It seems like a paper here could just report on the hypothetical badness of gag laws in general, then put a teaser on the frontpage "N days till we violate a gag law you're not allowed to even know the existence of", then (intentionally violating the law) report on the thing they're outlawed from reporting on, then report (illegally again?) on the legal attempts to suppress them, then report (illegally?) on the legal attempts to jail their reporters, and so on...

It seems like it would be a bonanza for their sales figures :-)

Maybe they would have to start paying salaries and so on in metal coins instead of using electronic banks where their accounts can be frozen by The Evil Powers That Be? 

Maybe they are already the slaves of a system they didn't notice until it was too late, and then they needed to generate some "emotional cope" and so they became "petulant whiners about their own cowardly submission to a system of evil" rather than EITHER (1) fighting for freedom or (2) silently submitting?

These kind of things make me so confused.

Normally I find myself defending systems that seem "mostly good enough, because you don't even know how bad it COULD be without the systems we do have"...

...but then every so often I find a system doing something that seems totally perverted and monstrous, and if I don't see evidence then of a coherent principled reaction, of the sort that would cause me to believe that bad systems regularly are noticed and fixed, when they are actually bad, then... it makes me think the system could be enduringly bad, but secretly so.

In this case I refused to leave it at this. Confusion like this should not be tolerated in a soul if at all possible so...

<pause to search, discover some stuff... then re-edit the whole comment>

...so... I normally avoid the NYT like a plague, but after much googling I this NYT article was a happy thing to find and I have to give them props for it.

The practical upshot here seems to be that there was a ruckus, centered on good places like (1) twitter and (2) wikileaks, with then also some high prestige wielders of formal power participating in the tweet storm in relatively weak ways that were plausibly theoretically legal and eventually the government capitulated (as per my KEY PREDICTION above).  

Also, there was a government URL with the key data where the link to it could be spread by relatively easy word of mouth.

Something bad is that it doesn't seem that the government capitulated by denouncing the machinery that the relevant "evil law firm" used to try to get away with this. Maybe it was changed? But I'm not currently sure. If ensuring a good british governing system was my job, I might do another ply or three of root cause analysis.

But right now my "rabbithole detector" is tingling, and so I'm hereafter explicitly trying to close it down with at least some minimal sense of "resolution that at least gives hope".

In this case, I found a way to conclude that isn't perfectly clean, but at least suggests that all is not completely lose: the government URL above (that may have been a KEY part of "getting this right") is part of a system that has been re-engineered since 2009 without really maintaining the old links, but the new system still exists, so a similar kind of virtue is potentially feasible up to the present so far as I can tell.

Also, using this new system, I can find proceeds of debates that happened in the aftermath of all this. I did not read them all, but this transcript has a rip-roarer of a speech by someone named Paul Farrelly that I particularly admired (text not in bold in originals):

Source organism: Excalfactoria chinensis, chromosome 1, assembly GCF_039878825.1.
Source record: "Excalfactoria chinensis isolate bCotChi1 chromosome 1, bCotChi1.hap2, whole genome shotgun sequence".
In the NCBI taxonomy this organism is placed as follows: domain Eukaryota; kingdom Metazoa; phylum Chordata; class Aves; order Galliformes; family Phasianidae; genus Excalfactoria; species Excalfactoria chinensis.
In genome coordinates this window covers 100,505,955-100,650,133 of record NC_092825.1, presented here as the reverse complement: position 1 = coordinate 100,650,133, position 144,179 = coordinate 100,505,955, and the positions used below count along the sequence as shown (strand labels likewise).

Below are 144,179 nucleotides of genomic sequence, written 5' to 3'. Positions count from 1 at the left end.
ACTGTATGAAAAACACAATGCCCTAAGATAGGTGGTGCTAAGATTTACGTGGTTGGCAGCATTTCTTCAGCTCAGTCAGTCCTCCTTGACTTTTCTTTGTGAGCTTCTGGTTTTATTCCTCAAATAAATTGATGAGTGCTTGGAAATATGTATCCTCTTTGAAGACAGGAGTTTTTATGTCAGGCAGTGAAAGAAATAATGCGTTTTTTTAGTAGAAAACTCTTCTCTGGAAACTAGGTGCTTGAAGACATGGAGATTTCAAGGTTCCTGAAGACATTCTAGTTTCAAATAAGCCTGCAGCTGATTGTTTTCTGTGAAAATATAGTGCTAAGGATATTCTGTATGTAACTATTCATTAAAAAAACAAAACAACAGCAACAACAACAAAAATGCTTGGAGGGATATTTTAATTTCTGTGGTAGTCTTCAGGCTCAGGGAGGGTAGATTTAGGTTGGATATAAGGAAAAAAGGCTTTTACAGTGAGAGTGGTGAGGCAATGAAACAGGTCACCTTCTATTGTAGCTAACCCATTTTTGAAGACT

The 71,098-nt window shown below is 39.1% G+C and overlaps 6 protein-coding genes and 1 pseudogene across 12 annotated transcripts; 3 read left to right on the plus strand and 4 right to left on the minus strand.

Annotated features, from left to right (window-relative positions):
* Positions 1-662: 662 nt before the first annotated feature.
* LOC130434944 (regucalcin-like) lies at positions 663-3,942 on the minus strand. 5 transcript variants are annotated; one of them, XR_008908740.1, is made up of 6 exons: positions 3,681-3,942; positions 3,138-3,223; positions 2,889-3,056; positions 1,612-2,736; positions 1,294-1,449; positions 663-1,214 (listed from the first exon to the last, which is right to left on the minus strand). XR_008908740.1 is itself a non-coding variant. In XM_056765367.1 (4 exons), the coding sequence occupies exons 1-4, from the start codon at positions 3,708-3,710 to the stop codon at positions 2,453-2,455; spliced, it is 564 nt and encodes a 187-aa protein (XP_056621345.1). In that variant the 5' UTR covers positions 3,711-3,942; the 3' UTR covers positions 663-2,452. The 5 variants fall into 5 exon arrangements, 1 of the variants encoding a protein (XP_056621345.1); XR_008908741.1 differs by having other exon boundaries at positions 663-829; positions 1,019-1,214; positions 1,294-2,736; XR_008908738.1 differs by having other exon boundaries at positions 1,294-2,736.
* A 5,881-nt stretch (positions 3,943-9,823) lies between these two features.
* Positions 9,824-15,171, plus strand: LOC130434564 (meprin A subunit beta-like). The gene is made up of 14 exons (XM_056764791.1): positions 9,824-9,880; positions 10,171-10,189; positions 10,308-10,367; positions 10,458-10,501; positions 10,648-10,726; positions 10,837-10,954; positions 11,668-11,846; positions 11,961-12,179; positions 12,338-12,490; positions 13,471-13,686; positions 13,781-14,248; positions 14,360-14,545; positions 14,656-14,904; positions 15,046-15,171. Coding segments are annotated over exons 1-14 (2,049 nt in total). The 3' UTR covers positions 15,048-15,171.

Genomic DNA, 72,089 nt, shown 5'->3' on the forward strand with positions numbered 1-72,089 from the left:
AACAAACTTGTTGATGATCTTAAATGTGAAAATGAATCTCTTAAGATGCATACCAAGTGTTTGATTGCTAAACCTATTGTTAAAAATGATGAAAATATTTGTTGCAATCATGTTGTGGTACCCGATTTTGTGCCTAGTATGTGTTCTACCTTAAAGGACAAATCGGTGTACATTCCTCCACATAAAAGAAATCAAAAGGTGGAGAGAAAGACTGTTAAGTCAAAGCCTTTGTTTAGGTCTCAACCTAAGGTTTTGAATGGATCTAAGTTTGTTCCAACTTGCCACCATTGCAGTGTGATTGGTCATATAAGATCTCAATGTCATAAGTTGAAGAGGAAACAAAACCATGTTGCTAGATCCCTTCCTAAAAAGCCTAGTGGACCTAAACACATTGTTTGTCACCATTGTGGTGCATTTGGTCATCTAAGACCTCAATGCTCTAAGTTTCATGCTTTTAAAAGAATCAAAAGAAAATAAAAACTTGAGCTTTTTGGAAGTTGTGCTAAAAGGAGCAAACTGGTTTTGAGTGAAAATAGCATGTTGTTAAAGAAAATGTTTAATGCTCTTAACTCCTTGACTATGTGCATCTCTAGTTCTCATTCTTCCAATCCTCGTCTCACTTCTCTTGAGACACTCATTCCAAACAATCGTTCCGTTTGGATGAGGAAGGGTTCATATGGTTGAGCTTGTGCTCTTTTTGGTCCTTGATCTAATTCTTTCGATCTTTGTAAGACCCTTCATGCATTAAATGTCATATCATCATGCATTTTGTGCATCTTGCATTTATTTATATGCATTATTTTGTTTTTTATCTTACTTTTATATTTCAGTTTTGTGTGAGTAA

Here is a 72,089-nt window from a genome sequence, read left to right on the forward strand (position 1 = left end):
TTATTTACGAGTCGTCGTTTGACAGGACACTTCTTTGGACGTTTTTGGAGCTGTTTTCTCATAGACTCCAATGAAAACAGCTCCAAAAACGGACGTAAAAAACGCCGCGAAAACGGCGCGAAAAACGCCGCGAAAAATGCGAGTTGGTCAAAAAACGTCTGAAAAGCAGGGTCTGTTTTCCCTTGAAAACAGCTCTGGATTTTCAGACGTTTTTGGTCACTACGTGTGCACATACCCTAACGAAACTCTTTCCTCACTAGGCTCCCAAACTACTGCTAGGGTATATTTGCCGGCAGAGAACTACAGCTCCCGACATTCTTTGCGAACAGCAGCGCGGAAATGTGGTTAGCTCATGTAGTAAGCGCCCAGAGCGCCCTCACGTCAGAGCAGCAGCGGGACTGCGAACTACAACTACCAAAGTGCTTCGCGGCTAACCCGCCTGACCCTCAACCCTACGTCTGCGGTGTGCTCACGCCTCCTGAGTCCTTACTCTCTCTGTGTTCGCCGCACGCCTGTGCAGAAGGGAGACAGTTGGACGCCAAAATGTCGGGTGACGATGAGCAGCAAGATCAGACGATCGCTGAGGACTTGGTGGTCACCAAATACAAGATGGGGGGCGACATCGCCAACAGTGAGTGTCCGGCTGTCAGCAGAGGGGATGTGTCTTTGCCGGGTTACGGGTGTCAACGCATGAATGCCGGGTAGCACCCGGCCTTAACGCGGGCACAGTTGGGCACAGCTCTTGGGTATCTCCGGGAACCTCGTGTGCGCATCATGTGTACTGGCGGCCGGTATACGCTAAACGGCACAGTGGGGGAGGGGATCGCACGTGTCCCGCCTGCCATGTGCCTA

What this affair shows, too, is that aggressive lawyers such as Carter-Ruck are given too much freedom of manoeuvre by the courts. They draft the injunctions themselves, and that says almost all I need to say. They are out of control—in this case, so much so that they overreached themselves by trying to put themselves above freedoms that have been time-honoured since the 1688 Bill of Rights, and, indeed, above the law. They are unquestioned and unfettered, and in instances such as this we would have not the rule of law but the rule of lawyers, backed up by expensive legal threats that are as predictable as clockwork

Then a bit further down...

This case highlights one other important issue for the House. Parliamentary privilege cannot be seen to be something that just lies in textbooks and is taken for granted, and yet is eaten away at all the time by over-confident lawyers such as Carter-Ruck. Our time-honoured rights are only as strong as their assertion

Hearing about a total absence of people being appropriately assertive when true systemic outrage occurs bothers me a lot.

Hearing about a resolution that included assertive people setting things at least somewhat right (and knowing how and why it was critical to maintain certain lines in the sand) feels a lot better better.

ALSO: WTF, Guardian? How did that paper not just say "molon labe" about "their own freedom to publish whatever they like"?

You treat this like being subject to secret gag orders is something abnormal for the enviroment in which the Guardian operates. The UK does not have a first amendment the way the US has. 

From the article:

The Guardian has vowed urgently to go to court to overturn the gag on its reporting. The editor, Alan Rusbridger, said: "The media laws in this country increasingly place newspapers in a Kafkaesque world in which we cannot tell the public anything about information which is being suppressed, nor the proceedings which suppress it. It is doubly menacing when those restraints include the reporting of parliament itself."

It's an event that's part of a trend. 

The thing I think is so amazing is that this didn't trigger more of an uproar. 

It caused enough of an uproar that it's out in the public domain. For most stories involving secret gag orders you never hear about them because they aren't fought strongly enough for that. 

This was before Brexit... so... was this legal inside of Britain even despite Britain mostly not having sovereignty over itself back then? Couldn't at least the EU have intervened to insist on freedom of the press??

EU intervention would have needed someone to bring the legal case to the European Court of Justice. Those lawsuits are expensive and in this case it seemed easier to settle.